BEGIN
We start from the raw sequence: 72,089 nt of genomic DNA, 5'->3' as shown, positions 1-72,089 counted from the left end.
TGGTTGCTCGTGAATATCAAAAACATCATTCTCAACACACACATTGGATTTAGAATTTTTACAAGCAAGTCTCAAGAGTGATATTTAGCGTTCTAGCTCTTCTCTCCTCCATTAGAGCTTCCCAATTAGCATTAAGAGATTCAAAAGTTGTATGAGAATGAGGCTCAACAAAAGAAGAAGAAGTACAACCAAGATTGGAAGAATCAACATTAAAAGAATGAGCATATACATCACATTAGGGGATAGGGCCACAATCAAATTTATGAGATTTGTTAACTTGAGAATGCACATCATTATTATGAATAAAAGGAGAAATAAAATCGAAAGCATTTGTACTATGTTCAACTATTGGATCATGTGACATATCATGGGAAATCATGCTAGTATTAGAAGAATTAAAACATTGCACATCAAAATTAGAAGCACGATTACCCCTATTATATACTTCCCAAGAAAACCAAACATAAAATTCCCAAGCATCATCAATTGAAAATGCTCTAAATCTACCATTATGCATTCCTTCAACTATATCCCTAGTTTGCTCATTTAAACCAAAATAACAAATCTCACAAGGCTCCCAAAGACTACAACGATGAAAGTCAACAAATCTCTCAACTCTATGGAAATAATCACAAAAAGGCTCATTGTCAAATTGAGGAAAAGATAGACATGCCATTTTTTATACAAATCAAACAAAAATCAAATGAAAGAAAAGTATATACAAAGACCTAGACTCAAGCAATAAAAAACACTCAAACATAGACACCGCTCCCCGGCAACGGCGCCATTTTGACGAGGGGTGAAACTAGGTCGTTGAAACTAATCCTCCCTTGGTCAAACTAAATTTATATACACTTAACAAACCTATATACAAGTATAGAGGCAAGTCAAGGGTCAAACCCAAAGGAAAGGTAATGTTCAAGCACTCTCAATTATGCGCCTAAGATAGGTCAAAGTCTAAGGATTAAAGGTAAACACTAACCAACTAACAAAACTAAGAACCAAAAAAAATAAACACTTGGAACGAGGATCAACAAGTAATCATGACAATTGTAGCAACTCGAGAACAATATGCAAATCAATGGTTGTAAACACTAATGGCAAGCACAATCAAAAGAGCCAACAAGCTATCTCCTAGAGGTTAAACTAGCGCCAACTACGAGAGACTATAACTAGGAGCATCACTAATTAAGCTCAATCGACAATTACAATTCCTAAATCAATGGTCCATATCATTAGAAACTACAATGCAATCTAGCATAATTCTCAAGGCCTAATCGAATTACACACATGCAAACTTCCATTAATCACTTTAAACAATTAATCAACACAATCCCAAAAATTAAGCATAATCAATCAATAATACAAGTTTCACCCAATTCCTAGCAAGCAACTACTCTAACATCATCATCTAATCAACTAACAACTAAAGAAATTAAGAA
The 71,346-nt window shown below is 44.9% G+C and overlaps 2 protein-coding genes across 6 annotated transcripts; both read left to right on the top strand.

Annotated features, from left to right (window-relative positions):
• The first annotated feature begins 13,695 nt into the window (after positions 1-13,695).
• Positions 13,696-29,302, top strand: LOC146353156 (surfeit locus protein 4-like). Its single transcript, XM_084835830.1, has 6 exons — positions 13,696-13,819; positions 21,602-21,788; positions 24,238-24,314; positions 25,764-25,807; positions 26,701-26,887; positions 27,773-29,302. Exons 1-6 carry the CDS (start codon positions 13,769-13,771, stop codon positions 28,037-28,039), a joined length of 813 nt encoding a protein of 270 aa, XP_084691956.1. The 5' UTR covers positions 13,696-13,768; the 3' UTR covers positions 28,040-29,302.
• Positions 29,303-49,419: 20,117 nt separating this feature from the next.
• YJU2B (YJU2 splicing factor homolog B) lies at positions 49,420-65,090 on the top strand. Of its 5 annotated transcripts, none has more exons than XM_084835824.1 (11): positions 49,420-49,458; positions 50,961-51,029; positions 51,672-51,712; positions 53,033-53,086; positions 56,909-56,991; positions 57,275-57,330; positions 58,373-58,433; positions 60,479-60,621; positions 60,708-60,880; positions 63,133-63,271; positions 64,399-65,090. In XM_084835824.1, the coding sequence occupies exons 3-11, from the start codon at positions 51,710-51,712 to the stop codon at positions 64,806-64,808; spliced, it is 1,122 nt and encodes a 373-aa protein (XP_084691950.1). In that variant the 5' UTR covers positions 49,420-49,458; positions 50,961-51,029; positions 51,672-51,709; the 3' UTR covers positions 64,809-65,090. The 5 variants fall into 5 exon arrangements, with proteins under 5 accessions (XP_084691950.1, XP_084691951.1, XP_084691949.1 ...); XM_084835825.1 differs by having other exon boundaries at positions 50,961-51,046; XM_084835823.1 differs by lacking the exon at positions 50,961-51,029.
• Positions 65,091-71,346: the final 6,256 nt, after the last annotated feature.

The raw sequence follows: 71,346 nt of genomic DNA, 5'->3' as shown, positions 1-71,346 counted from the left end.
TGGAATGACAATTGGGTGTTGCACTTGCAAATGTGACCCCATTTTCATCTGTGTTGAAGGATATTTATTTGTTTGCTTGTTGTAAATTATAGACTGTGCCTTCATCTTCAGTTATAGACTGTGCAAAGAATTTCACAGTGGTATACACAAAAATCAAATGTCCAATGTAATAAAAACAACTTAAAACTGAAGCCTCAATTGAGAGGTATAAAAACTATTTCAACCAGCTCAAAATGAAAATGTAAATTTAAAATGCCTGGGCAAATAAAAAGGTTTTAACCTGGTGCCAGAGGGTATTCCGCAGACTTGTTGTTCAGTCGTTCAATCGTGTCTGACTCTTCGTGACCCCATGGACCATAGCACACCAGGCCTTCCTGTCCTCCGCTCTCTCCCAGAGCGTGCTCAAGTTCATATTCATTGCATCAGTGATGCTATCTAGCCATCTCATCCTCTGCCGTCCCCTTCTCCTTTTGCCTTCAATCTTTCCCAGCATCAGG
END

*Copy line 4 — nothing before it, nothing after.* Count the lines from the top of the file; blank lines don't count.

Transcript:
Annotated features, from left to right (window-relative positions):